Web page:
Wednesday, November 12, 2008

I, Broom

The passenger next to me on the plane to Detroit was a business person who was unfortunately subjected to my onslaught of questions (I'm a very curious person who can question a person to death). He is a member of the marketing department for a small business that produces brooms and mops. He was traveling to meet with Wal-Mart representatives, Wal-Mart being his biggest customer. I asked him to discuss two topics which I will succintly describe below.

(1) Somehow we got on the subject of the marvels of capitalism. I mentioned the debate between Hayek versus others regarding the performance of capitalism versus central planning, and told him Hayek largely won the argument for capitalism by arguing the information needed for economic production was dispersed across millions of people, and that information could never be obtained or harness by one organization. To explain, I noted (as economists have been doing since the 50's, see previous post here) that no one person knows how a pencil is made. No planning committee could either.

His eyes lighted with enthusiasm, and for the next 20 minutes discussed all the activities and decisions involved with making a broom. Will the broom be made with broomcorn from Mexico or fake broomcorn? Will it be a wooden handle from the U.S. or a metal one from China. There were tons of decisions, and most all of them involved purchasing an input from another currency. I wish I could have recorded it. A broom is so simple, yet producing one efficiently is not.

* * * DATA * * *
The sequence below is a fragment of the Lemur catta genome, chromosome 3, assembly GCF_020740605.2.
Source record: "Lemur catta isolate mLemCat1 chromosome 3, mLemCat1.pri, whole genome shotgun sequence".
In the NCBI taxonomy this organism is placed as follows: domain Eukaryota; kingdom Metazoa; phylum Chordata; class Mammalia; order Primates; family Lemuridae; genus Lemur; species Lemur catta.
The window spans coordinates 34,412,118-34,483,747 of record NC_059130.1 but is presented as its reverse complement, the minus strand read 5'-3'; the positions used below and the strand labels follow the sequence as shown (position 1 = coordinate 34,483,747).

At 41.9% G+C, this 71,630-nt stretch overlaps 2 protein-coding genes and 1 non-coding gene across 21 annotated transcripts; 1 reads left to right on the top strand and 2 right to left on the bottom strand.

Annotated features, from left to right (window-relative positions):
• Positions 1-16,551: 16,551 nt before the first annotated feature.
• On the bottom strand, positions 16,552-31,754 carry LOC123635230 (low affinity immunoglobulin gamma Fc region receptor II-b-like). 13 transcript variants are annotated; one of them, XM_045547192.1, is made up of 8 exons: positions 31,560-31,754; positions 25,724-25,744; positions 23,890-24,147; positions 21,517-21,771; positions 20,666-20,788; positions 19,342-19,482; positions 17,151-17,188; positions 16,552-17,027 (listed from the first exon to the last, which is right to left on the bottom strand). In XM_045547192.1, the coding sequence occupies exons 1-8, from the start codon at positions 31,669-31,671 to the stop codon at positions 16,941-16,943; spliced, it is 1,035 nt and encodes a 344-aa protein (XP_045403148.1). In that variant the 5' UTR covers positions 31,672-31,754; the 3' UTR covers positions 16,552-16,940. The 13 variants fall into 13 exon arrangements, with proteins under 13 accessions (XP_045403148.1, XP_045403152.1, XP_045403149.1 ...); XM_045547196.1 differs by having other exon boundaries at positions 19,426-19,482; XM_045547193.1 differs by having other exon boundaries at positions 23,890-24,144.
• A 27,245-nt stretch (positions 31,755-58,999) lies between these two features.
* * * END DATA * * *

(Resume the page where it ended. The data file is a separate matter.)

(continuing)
(2) I then asked him to describe the culture at Wal-Mart, him being a supplier of Wal-Mart mops and brooms. He described it as a culture of paranoia. You are filmed from the moment you leave your car at the parking lot. Some of your conversations may be taped. You may not be allowed to carry your cell phone in certain parts of their headquarters. Wal-Mart has a competitive edge and they are scared to death of losing it.

I'm so glad I'm in academia.

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